The 7 Möbelstücke collection is an inspiring collaboration between a designer, Herbert Schultes, and a craftsman, Friedrich Reich. Both men had the intent to explore new ways to produce wooden objects, furniture pieces, using modern production methods, but taking mass production out of the equation. In their quest they focused on what was essential to the sitting experience of a chair and stripped back the other elements. The result is a minimalist, pretty basic, collection that consists of a chair, two stools, two tables a desk and a bread case made of European maple, American maple and oak. Frank furniture pieces made with attention for detail. Have a look at how the wood pieces run into each other, the bevel joints, etc. All furniture pieces are produced on request and can be purchased directly through Herbert Schultes Design.
Low Table is a series of solid wood low tables, created by the Belgian designer Marina Bautier for her own furniture and products brand, MA. After ten years of working in the furniture industry, it felt like the right time for the launch of my own label along with its own retail space. MA is short for ‘Marina’, it coincidentally means ‘the space in between’ in Japanese, a translation fitting well with the brand’s ethos. MA was launched recently, with all product manufacturing taking place in Belgium. What is clear to me from these table designs is the incredible quality and care taken, producing a quite beautiful finish to each piece. I am certainly excited to see how this brand develops.
Inspired by the shifting tectonic plates of the Bay Area, San Francisco-based, design studio Box Clever created Segment. The table’s top is made from custom 1/2″ thick concrete sections that form the structure. Between each section there is a narrow opening that continues down through the legs. The satin grey-blue colored steel frame emphasizes the lines of the channel cutting across the surface. These openings create a functional channel for a unique system of accessories and cord management. The set consists of a polished aluminum tray, a low copper dish and a brass bowl. Each object can be locked into the channel and gives the impression of floating above the table’s fractured surface. Segment meets the needs of modern lifestyle with a adaptable and versatile system of accessories and configurations that easily shift from work to leisure. Segment looks at how beauty and function can coexist and evolve from one scene to the next.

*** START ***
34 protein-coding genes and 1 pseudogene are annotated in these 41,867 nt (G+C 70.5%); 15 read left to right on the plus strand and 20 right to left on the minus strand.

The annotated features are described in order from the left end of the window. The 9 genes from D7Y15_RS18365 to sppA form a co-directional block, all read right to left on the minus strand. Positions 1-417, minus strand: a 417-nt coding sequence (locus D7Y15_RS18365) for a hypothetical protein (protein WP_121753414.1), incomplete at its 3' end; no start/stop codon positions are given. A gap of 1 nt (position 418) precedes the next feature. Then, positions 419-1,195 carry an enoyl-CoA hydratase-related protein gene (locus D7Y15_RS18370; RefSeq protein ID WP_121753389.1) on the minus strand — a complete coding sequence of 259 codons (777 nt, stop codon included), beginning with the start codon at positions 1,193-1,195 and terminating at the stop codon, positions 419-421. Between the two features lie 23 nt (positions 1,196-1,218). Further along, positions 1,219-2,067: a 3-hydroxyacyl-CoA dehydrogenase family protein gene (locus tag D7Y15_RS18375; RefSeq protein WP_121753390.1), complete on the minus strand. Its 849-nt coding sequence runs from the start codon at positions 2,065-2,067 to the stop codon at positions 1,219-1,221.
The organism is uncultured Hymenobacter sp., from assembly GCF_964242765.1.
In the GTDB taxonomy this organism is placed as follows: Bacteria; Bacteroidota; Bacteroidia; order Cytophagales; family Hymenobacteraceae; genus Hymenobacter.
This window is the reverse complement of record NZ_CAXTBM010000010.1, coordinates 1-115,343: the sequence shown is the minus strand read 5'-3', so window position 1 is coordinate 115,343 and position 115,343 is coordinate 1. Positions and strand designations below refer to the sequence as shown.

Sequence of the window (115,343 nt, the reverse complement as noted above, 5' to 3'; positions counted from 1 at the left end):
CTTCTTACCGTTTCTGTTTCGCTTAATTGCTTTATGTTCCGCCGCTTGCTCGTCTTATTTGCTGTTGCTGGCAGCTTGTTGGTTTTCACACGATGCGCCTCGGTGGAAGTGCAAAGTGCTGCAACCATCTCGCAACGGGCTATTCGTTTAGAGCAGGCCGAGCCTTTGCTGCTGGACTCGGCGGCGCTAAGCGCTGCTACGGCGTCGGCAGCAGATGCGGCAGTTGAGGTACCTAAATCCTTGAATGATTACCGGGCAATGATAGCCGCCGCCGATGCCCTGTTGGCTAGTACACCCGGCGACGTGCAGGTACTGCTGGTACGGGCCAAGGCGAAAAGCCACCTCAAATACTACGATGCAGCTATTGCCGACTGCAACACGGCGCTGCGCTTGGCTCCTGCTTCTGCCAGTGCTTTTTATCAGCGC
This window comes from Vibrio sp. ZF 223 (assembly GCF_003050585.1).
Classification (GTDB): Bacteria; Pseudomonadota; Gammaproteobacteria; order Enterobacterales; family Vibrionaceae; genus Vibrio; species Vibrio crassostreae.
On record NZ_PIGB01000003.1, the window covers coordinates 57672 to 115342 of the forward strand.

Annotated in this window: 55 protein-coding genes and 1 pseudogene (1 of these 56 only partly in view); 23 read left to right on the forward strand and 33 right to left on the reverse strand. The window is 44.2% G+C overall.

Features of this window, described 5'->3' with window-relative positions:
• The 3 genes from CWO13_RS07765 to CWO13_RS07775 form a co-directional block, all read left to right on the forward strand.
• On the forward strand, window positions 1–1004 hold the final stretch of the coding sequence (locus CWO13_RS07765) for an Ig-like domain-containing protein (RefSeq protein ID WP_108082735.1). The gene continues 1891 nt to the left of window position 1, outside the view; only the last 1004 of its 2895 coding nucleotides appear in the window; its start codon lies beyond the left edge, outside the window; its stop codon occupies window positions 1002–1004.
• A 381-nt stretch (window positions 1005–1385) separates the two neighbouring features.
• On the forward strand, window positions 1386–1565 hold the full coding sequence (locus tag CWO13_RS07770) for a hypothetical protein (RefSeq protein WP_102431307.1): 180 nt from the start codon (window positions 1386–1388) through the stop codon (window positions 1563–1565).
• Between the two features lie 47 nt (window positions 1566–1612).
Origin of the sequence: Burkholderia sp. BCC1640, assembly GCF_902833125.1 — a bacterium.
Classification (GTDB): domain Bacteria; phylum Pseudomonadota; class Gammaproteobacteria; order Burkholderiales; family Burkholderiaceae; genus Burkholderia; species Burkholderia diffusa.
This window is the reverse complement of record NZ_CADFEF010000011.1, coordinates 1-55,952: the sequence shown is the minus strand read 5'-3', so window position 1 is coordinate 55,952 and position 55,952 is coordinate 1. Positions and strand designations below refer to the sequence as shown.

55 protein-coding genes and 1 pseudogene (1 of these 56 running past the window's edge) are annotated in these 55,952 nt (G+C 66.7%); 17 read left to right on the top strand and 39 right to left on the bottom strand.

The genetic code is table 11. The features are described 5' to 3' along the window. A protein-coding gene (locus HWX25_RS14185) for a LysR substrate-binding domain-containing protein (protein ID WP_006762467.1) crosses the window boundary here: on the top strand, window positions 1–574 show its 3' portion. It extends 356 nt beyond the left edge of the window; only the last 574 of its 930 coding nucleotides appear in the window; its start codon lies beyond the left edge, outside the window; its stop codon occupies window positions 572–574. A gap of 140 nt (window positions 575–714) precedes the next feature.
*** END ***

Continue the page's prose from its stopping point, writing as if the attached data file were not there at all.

Dutch architects Fraaiheid have created a series of tables which are assembled solely on their cross shaped joints. Available in multiple sizes, they are easy and quick to put together and the designers have made a selection of sizes and finishes available as well. Besides its clean, minimal and contemporary appearance, I very much value the fact that the design of the + Tables considered minimal waste and maximum efficiency in its production. The parts of the table are precisely cut with a CNC milling machine utilizing one sheet of laminated plywood which has been sustainably produced. Imagery and details via Fraaiheid.